I’ve had a lot of correspondence recently about the BBC. Its charter – which sets out how it is governed and funded - is currently being reviewed by the UK Government and people are understandably uneasy about what that could mean for public service broadcasting across the UK. To inform the review, the Government initiated a public consultation exercise last July. This closed in early October and since then we’ve heard nothing.
Last month I wrote to John Whittingdale, the Secretary of State for Culture, pressing for an answer on what is happening with the consultation. I have now received a response from one of the departmental Ministers and this is below.
As you can see, 190,000 people have responded, apparently the second largest ever response to any Government consultation. Frustratingly, there is no date for publication of the results although they make a commitment to do so. Responses will be published here https://www.gov.uk/government/consultations/bbc-charter-review-public-consultation
By far the largest proportion of responses have reportedly been received via the campaign organised by 38 Degrees. Rather than welcoming this manifestation of 21st century democracy, Whittingdale speculated, unwisely in my opinion, that the responses received in this way might not be wholly representative of public opinion at large. This has given rise to anxieties that the Government will not be taking all responses into account. The BBC Chairperson herself has written to the Government seeking assurances that all responses received are being considered and I shall be doing the same myself.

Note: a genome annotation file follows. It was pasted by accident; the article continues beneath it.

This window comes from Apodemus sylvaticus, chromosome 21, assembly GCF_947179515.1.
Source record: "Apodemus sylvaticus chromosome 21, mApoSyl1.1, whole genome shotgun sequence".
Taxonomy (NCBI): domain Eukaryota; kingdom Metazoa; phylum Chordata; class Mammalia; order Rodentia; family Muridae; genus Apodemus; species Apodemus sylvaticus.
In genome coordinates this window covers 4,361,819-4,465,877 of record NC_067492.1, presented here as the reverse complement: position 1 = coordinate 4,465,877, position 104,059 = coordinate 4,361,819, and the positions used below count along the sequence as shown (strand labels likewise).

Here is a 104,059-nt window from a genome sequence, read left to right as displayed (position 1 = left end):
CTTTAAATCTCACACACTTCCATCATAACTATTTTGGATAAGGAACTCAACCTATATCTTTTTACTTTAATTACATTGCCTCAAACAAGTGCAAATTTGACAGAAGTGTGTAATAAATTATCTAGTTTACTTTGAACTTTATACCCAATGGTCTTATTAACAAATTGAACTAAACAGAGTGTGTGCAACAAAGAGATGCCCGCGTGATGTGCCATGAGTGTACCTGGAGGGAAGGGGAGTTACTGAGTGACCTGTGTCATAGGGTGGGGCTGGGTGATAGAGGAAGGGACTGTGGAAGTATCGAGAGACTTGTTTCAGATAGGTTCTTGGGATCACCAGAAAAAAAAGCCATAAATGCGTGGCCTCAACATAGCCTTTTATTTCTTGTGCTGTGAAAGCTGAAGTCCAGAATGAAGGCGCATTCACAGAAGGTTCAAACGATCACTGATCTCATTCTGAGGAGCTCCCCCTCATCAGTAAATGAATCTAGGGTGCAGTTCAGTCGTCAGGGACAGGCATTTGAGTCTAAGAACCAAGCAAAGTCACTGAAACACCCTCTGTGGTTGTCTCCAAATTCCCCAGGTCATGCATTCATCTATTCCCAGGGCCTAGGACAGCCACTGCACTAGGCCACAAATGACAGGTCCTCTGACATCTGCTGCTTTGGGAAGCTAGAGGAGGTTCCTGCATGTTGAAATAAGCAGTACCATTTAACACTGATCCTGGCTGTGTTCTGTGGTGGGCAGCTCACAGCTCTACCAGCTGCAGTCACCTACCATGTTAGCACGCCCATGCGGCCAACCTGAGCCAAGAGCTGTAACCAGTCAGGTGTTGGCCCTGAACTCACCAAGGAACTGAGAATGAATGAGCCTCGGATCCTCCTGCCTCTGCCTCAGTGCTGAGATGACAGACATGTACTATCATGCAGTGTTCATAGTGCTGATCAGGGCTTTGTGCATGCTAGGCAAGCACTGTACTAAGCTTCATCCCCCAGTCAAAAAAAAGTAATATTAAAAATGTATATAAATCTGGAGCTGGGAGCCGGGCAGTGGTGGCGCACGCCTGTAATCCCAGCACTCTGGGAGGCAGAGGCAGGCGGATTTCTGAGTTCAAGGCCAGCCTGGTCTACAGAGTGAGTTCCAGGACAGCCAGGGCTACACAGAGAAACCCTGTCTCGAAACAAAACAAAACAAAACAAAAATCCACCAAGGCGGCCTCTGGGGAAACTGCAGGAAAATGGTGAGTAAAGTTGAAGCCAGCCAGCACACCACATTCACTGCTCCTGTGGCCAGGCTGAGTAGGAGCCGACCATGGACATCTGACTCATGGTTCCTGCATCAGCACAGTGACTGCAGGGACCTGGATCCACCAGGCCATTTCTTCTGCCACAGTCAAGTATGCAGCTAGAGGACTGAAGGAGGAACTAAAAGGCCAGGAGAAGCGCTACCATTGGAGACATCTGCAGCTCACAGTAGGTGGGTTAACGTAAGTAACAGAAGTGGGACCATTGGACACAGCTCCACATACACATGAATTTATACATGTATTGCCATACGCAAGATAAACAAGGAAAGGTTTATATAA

That aside, my SNP colleagues and I are strongly committed to public service broadcasting. We want to see a vibrant, creative, diverse BBC which is editorially independent, and decentralised. Public service broadcasting which puts public benefit first, rather than serving purely commercial interests, is invaluable to our society. Without institutions such as the BBC, our broadcasting would be driven purely in the interests of advertisers and shareholders, losing much of the integrity and diversity that exists on our television screens. While I believe that the BBC must change and adapt – particularly in Scotland - it should not be put at risk by cuts to its resources or attempts by politicians to reduce its scale and importance. The proposals put forward by the Scottish Government aim to strengthen the BBC and allow it to flourish in Scotland and throughout the UK. A federal structure, devolving full editorial and commissioning control will allow the BBC to properly represent the nations and regions. A fairer share of the license fee, correcting the mismatch between the £335 million income for the BBC in Scotland and the £35 million spent on TV production in Scotland, will ensure that creative talent in our country is unlocked.